So if your book makes a promise, if I go into the store and I pick it up and I take a look and I read the back of the front and the, you know, I might skim through it, what is the promise that you’re making to readers with this book?
That’s a really good question. And I think, you know, I was just rereading it to get ready for this interview because I haven’t read it for a long time. And I think the promise is that it’ll likely open your eyes a great deal to the presence of sentience in other beings.
For one thing, it may also open your eyes to the similarities that we share with other mammals and with other beings. And these are topics that are so much more discussed openly and widely in this day and age. They weren’t at the time that I wrote the book even four years ago.
So the promise is that it’s going to give you a new perspective on who we are and our relationship potentially with other creatures, in this case particularly horses, but that relationship and openness to understanding another creature and learning how to speak the other creatures language will really create a huge opening in your awareness of who we are and how we live on this earth.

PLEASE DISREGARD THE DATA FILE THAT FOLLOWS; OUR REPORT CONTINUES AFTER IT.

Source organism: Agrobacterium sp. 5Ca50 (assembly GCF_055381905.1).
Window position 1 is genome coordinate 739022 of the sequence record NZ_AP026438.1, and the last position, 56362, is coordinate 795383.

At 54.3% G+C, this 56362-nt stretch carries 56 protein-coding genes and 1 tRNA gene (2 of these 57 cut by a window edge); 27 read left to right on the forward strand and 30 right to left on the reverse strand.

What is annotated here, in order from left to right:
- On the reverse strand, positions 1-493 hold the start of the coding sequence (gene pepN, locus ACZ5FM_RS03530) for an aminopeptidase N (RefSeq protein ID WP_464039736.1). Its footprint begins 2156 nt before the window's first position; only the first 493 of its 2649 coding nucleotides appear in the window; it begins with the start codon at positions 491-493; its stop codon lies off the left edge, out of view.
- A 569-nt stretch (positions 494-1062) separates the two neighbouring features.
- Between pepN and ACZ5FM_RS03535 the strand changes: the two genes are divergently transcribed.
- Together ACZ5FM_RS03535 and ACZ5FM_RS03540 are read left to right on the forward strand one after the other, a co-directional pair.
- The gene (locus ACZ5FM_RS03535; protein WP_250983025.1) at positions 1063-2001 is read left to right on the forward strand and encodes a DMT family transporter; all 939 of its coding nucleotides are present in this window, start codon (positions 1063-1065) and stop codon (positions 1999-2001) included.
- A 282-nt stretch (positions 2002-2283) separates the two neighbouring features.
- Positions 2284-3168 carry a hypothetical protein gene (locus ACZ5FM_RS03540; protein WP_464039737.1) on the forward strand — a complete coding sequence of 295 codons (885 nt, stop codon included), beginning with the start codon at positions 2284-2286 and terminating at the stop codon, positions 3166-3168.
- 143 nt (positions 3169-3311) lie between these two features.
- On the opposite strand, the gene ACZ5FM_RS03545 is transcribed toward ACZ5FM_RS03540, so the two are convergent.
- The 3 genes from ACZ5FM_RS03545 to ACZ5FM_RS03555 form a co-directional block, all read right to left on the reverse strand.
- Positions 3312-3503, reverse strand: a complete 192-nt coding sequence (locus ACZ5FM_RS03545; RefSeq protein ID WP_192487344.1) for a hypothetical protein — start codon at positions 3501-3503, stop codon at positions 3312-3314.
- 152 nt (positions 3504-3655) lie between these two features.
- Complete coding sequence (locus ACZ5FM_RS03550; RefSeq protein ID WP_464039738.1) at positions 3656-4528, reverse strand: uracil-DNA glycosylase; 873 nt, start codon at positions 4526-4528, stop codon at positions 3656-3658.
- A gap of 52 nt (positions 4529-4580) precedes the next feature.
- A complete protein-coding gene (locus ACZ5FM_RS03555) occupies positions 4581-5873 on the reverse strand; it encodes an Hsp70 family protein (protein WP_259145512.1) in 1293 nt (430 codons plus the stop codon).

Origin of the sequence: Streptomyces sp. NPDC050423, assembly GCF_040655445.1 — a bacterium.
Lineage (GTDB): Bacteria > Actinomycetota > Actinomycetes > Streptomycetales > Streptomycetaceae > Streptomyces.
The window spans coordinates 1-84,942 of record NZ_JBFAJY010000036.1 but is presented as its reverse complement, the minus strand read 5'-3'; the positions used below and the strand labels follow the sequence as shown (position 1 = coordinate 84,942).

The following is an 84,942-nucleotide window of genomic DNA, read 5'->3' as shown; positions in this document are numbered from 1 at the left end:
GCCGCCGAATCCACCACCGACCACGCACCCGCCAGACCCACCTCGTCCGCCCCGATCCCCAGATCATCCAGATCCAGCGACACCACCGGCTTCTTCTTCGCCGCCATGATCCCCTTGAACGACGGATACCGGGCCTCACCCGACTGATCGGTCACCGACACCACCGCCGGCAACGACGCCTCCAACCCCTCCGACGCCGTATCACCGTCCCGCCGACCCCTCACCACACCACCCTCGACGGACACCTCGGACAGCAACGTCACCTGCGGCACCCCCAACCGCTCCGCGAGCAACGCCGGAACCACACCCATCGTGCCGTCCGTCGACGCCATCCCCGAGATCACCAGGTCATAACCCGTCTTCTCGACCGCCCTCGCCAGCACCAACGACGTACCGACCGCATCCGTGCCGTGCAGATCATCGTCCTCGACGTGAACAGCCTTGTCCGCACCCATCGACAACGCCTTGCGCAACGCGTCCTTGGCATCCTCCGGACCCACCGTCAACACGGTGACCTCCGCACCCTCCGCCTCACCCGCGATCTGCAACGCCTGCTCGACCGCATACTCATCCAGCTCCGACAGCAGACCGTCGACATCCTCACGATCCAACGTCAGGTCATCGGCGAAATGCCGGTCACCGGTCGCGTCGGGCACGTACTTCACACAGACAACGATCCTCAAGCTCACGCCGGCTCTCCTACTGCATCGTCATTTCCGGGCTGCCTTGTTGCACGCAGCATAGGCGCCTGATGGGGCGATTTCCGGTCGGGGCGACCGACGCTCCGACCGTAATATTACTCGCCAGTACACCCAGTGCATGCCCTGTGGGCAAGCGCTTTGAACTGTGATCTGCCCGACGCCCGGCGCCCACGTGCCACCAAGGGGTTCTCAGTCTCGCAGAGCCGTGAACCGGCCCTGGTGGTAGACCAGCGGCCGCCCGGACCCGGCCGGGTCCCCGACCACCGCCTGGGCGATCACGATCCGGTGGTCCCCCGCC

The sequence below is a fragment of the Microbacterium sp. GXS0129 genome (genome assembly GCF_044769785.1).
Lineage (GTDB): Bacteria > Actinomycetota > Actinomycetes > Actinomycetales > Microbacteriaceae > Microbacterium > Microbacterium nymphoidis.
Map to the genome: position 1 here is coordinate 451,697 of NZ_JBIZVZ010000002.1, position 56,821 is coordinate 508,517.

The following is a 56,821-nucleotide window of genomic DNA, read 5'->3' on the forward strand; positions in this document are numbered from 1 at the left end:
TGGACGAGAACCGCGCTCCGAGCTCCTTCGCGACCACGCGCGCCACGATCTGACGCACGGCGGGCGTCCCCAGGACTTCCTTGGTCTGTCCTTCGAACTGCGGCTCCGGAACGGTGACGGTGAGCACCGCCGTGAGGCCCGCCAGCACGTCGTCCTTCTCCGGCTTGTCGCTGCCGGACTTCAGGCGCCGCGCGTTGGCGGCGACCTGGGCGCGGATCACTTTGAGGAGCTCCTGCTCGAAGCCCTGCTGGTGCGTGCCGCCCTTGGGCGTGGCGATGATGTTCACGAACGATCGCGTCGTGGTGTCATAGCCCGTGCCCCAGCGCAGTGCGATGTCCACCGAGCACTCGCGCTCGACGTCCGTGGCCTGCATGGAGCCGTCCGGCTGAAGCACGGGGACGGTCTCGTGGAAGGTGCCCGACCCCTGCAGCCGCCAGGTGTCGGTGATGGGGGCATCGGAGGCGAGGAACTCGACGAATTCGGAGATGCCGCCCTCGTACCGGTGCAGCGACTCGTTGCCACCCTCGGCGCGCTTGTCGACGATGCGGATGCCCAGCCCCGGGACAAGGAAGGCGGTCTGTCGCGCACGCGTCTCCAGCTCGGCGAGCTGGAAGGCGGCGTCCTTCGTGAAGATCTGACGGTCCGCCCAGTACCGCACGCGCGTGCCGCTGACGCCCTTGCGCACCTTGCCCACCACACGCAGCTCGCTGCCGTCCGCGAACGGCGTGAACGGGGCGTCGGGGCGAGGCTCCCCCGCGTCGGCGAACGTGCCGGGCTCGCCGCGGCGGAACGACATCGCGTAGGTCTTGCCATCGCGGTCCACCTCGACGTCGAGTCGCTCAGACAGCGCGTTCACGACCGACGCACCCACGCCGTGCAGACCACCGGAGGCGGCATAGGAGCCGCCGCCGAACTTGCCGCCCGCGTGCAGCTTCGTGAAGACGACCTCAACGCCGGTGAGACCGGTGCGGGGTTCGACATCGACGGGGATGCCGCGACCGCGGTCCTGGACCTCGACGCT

I really love that. I do want to move into the book journey and talk about your writing. And my first question is, do you consider yourself an author or a writer?
Well, I do consider myself an author now, I’m starting to work on my next book, and I guess I never really thought of myself as a writer until I had to put up a website and write about this. And while of course I’ve had to write in work situations quite a bit. And so I can write, but I didn’t think of myself as a writer until I started this book.
And I’ve been told your writing is great. So I had a little bit of positive feedback when I started to write the book. And what I had done was I had after sessions with horses and with clients, I found myself bursting to write about them. And so I had accumulated a lot of articles, even before I thought of writing a book. I accumulated a lot of articles and they get, they just came sort of slowed through me channeled, and I didn’t even feel like I wrote them, but I recognized that there was some skill to that. And I had some ability. So that helped a lot.
And you had some content, it sounds like.